The European Central Bank was right to refuse access to documents on the economic situation in Greece to a journalist in 2010, because disclosure would have undermined the public interest, the General Court of the European Union ruled.
"Disclosure of those documents would have undermined the protection of the public interest so far as concerns the economic policy of the European Union and Greece," the court ruled on Thursday.
The ruling, in a case brought by news agency Bloomberg News, can be appealed on points of law only to the EU's highest court, the European Court of Justice, within the next two months.
Bloomberg News asked the ECB in August 2010 to disclose two documents entitled "The impact on government deficit and debt from off-market swaps. The Greek case" and "The Titlos transaction and possible existence of similar transactions impacting on the euro area government debt or deficit levels."
The ECB refused access to the documents. Bloomberg News challenged that decision in the General Court.
"In today's judgment, the General Court dismisses that action," the court said in a statement.
The judges agreed with the ECB that it could not disclose the first document because the information it contained was outdated, posing a substantial risk of severely misleading the public in general and financial markets in particular.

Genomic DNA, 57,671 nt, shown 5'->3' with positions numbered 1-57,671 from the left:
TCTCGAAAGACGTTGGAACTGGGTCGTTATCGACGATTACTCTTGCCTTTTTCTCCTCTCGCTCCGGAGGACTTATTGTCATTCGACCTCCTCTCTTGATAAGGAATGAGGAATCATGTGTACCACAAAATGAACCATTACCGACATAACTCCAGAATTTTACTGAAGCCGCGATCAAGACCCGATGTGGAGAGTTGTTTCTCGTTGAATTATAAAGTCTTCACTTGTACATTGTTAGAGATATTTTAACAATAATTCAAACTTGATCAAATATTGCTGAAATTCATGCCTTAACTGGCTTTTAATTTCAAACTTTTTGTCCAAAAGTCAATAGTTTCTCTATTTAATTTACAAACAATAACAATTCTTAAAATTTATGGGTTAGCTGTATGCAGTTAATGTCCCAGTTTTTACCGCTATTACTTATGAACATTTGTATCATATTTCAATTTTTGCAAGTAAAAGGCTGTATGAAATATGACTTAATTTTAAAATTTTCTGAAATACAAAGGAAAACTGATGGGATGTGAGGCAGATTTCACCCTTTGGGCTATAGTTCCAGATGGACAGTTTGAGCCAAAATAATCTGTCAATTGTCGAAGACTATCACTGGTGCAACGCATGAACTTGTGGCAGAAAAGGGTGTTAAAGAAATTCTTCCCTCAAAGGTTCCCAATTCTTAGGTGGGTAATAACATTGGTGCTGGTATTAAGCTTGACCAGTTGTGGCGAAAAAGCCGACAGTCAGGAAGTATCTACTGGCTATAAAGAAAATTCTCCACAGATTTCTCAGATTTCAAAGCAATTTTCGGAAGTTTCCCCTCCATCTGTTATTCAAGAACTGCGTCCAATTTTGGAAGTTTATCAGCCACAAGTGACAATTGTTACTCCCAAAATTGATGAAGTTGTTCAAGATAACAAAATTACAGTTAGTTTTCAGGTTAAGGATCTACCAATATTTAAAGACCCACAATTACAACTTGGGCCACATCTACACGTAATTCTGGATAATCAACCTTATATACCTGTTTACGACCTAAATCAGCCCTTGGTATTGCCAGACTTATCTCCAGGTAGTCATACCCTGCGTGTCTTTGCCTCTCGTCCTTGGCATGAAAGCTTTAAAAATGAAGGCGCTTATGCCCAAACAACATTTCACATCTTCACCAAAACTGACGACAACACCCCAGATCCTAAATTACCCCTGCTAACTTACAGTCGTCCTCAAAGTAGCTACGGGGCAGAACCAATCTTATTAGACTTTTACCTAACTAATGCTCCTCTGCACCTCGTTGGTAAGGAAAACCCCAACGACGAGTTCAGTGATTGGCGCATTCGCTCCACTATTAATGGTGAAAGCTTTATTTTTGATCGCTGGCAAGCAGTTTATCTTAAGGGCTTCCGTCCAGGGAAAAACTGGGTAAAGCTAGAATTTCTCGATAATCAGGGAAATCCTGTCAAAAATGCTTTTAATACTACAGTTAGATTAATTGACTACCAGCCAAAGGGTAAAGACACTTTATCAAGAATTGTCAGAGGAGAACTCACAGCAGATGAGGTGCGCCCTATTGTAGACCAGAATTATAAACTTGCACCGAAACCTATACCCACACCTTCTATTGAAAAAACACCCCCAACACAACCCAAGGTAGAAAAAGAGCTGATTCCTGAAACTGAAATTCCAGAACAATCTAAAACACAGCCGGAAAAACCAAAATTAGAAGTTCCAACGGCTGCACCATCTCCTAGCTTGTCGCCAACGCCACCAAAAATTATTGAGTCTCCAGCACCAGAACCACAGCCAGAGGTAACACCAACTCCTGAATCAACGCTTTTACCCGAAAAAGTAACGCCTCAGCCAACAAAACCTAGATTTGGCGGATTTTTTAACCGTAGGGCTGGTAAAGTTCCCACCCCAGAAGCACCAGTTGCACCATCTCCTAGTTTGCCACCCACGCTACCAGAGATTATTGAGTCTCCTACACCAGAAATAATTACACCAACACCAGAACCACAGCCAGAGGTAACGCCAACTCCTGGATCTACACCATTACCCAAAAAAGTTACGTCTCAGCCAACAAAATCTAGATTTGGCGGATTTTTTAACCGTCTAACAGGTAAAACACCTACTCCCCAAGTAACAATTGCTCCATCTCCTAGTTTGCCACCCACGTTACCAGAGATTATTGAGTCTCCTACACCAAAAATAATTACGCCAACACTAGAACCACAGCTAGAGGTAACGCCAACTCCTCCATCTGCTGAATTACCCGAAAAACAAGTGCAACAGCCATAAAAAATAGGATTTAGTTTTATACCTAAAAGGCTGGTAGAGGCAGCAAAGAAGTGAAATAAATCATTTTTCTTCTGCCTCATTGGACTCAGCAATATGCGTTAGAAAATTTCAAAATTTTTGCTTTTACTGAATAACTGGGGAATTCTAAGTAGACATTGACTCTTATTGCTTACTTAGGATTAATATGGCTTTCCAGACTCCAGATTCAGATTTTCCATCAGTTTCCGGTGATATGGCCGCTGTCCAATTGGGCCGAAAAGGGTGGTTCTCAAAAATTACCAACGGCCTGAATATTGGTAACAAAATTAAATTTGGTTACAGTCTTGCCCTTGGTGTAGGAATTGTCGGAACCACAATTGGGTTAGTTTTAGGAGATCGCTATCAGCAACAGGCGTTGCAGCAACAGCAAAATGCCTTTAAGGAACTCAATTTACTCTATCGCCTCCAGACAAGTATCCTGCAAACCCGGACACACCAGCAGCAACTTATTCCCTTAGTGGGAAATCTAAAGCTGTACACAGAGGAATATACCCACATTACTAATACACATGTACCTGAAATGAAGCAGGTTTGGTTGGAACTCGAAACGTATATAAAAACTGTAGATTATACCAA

"In a very vulnerable market environment, that disclosure would affect the proper functioning of the financial markets. Thus, disclosure of the information contained in that document would undermine public confidence as regards the effective conduct of economic policy in the EU and Greece," the statement said.
The court also found that the content of the second document was closely connected with the first, and that the ECB had not made a mistake in assessing that its disclosure too "would undermine the economic policy of the EU and Greece."
Privately-held Bloomberg competes with Thomson Reuters, Dow Jones & Co, a unit of News Corp (NWSA.O), and other news and data providers. [Reuters]